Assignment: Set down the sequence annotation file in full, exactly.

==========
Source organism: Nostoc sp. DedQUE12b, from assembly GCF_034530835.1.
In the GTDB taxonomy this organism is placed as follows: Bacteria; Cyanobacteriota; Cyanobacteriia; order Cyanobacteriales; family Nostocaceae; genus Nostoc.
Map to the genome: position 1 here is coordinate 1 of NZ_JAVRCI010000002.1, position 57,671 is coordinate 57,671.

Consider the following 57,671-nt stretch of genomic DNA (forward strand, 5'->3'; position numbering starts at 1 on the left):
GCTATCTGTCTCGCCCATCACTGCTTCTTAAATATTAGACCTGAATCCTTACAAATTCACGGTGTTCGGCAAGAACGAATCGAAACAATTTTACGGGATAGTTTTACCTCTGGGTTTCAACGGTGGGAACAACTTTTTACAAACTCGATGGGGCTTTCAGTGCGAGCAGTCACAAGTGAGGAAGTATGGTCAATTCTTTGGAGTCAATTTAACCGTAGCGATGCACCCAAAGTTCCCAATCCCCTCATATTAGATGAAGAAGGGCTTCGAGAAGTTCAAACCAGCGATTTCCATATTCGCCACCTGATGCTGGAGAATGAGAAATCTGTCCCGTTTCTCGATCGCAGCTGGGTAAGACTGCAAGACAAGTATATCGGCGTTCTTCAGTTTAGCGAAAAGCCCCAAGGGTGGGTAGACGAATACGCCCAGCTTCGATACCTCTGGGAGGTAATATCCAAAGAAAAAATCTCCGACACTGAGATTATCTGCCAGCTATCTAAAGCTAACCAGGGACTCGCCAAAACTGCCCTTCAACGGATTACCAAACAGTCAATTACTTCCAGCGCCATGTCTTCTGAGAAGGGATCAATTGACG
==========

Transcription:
Source organism: Nostoc sp. DedQUE12b, from assembly GCF_034530835.1.
In the GTDB taxonomy this organism is placed as follows: Bacteria; Cyanobacteriota; Cyanobacteriia; order Cyanobacteriales; family Nostocaceae; genus Nostoc.
Map to the genome: position 1 here is coordinate 1 of NZ_JAVRCI010000002.1, position 57,671 is coordinate 57,671.

Consider the following 57,671-nt stretch of genomic DNA (forward strand, 5'->3'; position numbering starts at 1 on the left):
GCTATCTGTCTCGCCCATCACTGCTTCTTAAATATTAGACCTGAATCCTTACAAATTCACGGTGTTCGGCAAGAACGAATCGAAACAATTTTACGGGATAGTTTTACCTCTGGGTTTCAACGGTGGGAACAACTTTTTACAAACTCGATGGGGCTTTCAGTGCGAGCAGTCACAAGTGAGGAAGTATGGTCAATTCTTTGGAGTCAATTTAACCGTAGCGATGCACCCAAAGTTCCCAATCCCCTCATATTAGATGAAGAAGGGCTTCGAGAAGTTCAAACCAGCGATTTCCATATTCGCCACCTGATGCTGGAGAATGAGAAATCTGTCCCGTTTCTCGATCGCAGCTGGGTAAGACTGCAAGACAAGTATATCGGCGTTCTTCAGTTTAGCGAAAAGCCCCAAGGGTGGGTAGACGAATACGCCCAGCTTCGATACCTCTGGGAGGTAATATCCAAAGAAAAAATCTCCGACACTGAGATTATCTGCCAGCTATCTAAAGCTAACCAGGGACTCGCCAAAACTGCCCTTCAACGGATTACCAAACAGTCAATTACTTCCAGCGCCATGTCTTCTGAGAAGGGATCAATTGACG